Victoria Gao / Sun File Photo

An engineering project team has modified a tractor for the Cornell Agriculture Services with the hopes to make it less harmful to the environment.

May 1, 2020

Sustainability Project Team Aims to Keep Cornell Clean

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Correction appended.

After two years, a student-led project team is moving forward with funding approved by Cornell to help the University meet its ambitious carbon neutrality goals.

After receiving the green light in fall 2019, Engineers for a Sustainable World: Biofuels finally began work on a project that enabled one of Cornell Agriculture Services’ John Deere tractors to run on both diesel and biodiesel.

In setting an example for how campus vehicles could run in a more environmentally friendly way, the team hopes that its project will make Cornell’s target of becoming fully carbon neutral by 2035 a reality.

“Our project team is focused on the community, both Cornell and the larger Ithaca one,” said team lead, Gregory Brumberg ’21. “As a result, many of our projects are geared towards helping Cornell reach its sustainability goals.”

Brumberg, who became the team lead last fall semester, saw the project team as an opportunity for students to simultaneously practice environmentalism while improving their engineering skills.

“We received funding for this project two years ago,” Brumberg said. “However, it took two years of negotiating and correspondence with the University, Cornell University Environment, Health and Safety, and Cornell Grounds before we could finally bring this project to a phase where we could start the initial engineering design work.”

The team’s modified tractor contains two tanks, one each for diesel and biodiesel. Although biodiesels, which are produced from organic oils, burn and release carbon dioxide into the atmosphere, they also suck carbon dioxide out of the air when they grow, which means it could ultimately be a cleaner source of fuel.

The tractor starts by running on diesel, but the team was able to add parts to the vehicle that allow it to switch to biodiesel.

“As the engine gets hot enough, the radiator fluid is circulated around to the biodiesel tank that’s also on the vehicle,” Brumberg said. “The excess heat from the engine is circulated around into the biodiesel tank to warm it up so that it’s viscous enough for flowing.”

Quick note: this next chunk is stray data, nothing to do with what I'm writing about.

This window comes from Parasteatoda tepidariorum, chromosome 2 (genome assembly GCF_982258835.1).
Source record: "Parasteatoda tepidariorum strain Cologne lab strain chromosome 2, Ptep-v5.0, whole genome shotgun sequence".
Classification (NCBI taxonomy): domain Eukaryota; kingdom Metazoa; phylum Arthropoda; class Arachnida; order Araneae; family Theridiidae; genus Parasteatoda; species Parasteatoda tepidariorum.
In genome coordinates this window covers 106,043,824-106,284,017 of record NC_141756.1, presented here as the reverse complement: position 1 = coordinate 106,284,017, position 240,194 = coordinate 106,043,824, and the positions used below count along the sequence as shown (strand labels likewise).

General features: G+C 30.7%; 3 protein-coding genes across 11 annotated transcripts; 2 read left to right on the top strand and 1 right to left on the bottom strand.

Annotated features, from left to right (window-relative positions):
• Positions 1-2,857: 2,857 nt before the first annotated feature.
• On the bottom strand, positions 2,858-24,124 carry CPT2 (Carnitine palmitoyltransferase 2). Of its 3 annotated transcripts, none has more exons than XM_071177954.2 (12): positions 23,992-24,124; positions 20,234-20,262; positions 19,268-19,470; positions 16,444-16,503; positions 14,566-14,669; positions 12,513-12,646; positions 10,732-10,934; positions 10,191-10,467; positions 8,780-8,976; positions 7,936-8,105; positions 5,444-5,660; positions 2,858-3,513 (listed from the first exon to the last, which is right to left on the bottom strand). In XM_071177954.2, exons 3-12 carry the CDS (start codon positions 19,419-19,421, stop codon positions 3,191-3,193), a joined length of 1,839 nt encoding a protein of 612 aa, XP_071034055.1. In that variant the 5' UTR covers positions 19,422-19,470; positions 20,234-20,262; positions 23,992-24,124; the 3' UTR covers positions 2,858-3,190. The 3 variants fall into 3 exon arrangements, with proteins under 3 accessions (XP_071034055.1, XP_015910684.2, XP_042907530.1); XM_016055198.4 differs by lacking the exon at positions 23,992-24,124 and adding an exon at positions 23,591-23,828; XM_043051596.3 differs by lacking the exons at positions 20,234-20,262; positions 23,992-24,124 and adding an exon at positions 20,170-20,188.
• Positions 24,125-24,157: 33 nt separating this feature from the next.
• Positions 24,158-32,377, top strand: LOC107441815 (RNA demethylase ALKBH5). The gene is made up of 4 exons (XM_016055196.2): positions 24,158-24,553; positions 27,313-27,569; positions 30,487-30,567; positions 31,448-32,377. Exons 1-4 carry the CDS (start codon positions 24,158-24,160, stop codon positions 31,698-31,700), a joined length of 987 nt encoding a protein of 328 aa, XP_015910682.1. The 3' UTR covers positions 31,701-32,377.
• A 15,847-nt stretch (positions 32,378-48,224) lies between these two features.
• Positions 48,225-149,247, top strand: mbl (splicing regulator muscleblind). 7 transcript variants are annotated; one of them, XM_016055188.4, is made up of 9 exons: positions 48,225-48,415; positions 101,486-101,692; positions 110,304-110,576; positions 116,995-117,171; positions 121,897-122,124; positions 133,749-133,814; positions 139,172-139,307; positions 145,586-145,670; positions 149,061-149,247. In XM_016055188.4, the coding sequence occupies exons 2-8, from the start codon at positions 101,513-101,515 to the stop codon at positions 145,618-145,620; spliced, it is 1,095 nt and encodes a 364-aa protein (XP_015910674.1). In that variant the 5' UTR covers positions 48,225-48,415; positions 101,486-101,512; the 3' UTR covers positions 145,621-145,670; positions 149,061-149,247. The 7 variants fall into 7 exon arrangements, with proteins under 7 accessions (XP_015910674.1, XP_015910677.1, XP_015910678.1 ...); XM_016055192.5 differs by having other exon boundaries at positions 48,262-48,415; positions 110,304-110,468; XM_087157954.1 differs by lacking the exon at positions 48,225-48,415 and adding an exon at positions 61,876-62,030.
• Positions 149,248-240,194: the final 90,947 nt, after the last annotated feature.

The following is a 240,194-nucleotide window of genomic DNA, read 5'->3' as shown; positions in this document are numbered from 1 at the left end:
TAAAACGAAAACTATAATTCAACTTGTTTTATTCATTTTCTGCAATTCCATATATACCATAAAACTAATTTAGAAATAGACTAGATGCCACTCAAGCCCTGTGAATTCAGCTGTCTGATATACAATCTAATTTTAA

This is an important step for cold Ithaca winters, otherwise, the engine will not run.

After the biodiesel warms up, it can be pumped into the engine, so that for the rest of the time the tractor is being used, it runs on biofuel. The combustion of biodiesel creates additional heat that recirculates again to keep the biodiesel warm while in the tank.

Before shutting off the engine, the tractor will convert back to diesel to clean out any residue that the biofuel may have left in the engine.

The members of the project team collaborated with Pittsburgh-based Optimus Technologies to add modifications that come from the company’s Vector System, which their website describes as “a rugged, cost-effective, EPA-compliant biodiesel conversion system for medium and heavy-duty diesel vehicles.”

Brumberg’s team is also measuring the emissions that come out of the tractor’s tailpipe with a device called the Portable Emissions Monitoring System.

The device will allow the team to compare which of the emissions — biodiesel or diesel — is cleaner for the environment. Depending on their results in the winter, they will be able to conclude whether to advocate for the conversion of more vehicles, not only tractors, to the Vector System.

However, if it becomes the case that biodiesel is dirtier than diesel, the team will decide not to follow through with their goal to convert other vehicles.

“Even though it might have technologically worked because it might have the potential of negative environmental impact, we won’t advocate for more conversion until we confirm that it has a positive impact,” Brumberg said.

The team’s modification parts were installed between March 5 and March 8, which was also the day of the tractor’s first successful run on biodiesel.

While members of the team are staying separate due to COVID-19, they continue to conduct literature reviews while using the GREET model, an “analytical tool that simulates the energy use and emissions output of various vehicle and fuel combinations,” produced by the Argonne National Laboratory.

“We’re trying to look at [our project] holistically to see which is a better fuel source for our campus,” Brumberg said. If the team members prove that their tractor works in the winter and that biodiesel is a cleaner fuel source than diesel, they will support the conversion of other vehicles to the Vector System that they used for their tractor.

Correction: An earlier version of this article inaccurately attributed Gregory Brumberg ’21 as the person who created the project team.